Did your mom ever mention in passing that sex might become painful after menopause? Of course she didn’t. But it did, and now even the thought of intercourse sends shivers down your spine, but not in a good way. Who would have ever imagined such a thing!!!!!!!!!
Friend, you’re not alone. Up to 75 percent of postmenopausal women report they have painful sex, said Dr. James A. Simon, Clinical Professor of Obstetrics and Gynecology at George Washington University. You can blame your ovaries, which are no longer delivering the level of estrogen you once needed to get periods and have babies (even if being a mother didn’t interest you). Before menopause, estrogen also helps maintain the thickness, elasticity and lubrication of vaginal tissues.
It’s bad enough that reduced estrogen can bring on hot flashes, night sweats, weight gain, bone loss, mood swings and sleep disturbances. But when sex becomes painful that’s the last straw. It’s called dyspareunia (pronounced dis-pa-roon-ia), which is most often a symptom of Vulvovaginal Atrophy (VVA) due to menopause. Besides painful intercourse, VVA can cause vulvar or vaginal irritation, itching, burning, dryness and light bleeding.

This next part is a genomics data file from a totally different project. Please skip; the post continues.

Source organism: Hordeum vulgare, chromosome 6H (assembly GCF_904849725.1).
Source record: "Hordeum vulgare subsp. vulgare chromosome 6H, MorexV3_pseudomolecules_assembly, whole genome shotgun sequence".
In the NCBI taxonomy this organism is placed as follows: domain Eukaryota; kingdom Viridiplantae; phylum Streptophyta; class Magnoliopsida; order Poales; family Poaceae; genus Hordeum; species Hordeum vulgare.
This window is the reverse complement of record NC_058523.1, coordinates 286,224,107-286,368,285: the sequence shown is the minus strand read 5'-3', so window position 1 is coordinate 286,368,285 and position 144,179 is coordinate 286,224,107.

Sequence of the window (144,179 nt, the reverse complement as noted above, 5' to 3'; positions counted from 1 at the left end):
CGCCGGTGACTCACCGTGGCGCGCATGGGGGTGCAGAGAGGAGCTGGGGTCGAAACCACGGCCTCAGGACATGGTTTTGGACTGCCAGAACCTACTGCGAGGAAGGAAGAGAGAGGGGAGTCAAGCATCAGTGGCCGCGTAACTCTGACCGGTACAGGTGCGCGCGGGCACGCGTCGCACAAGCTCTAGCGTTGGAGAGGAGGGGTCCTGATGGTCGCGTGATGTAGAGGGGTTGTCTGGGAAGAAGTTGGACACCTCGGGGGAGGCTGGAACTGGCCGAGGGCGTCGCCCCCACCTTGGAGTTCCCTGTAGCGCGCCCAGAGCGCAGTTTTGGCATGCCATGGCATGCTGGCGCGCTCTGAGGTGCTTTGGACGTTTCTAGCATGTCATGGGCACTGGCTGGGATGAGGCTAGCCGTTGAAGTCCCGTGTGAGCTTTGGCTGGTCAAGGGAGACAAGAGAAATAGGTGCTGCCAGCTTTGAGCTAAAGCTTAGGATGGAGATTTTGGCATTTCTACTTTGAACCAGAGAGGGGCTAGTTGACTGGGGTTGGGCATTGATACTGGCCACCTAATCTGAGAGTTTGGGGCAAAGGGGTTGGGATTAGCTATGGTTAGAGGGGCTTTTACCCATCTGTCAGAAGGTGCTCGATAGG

But you don’t have to live with dyspareunia or vaginal dryness. You certainly don’t. You can try treating it with over-the-counter lubricants and moisturizers, suppositories, estrogen therapy or SERMS, which are “non-hormonal, synthetic molecules that bind to estrogen receptors in the body and mimic the effects of estrogen, without being estrogen,” explained Dr. Mary Jane Minkin, Clinical Professor, Department of Obstetrics, Gynecology and Reproductive Sciences, Yale Medical School.
“SERMs are used to treat a variety of medical conditions, but the one used to treat moderate to severe painful sex due to menopause is called ospemifene and is sold under the brand name Osphena, which is an oral pill. Ospemifene helps counteract the changes in your vaginal tissues that resulted from low estrogen levels. By improving the condition of your vaginal tissues, ospemifene makes sex less painful, providing the relief you need without hormones,” Dr. Minkin said.
The Food and Drug Administration (FDA) also has approved Osphena for the treatment of moderate to severe vaginal dryness. “The FDA’s approval affirms Osphena is safe and effective for treating this symptom of VVA, broadening its benefits to a larger number of menopausal women,” Dr. Simon added.
Please don’t be afraid or embarrassed to talk to your doctor if you’re suffering from dyspareunia and/or vaginal dryness. Too many women are, needlessly subjecting themselves to pain and stress. While your hot flashes and night sweats might abate, the symptoms of VVA won’t. They might even get worse.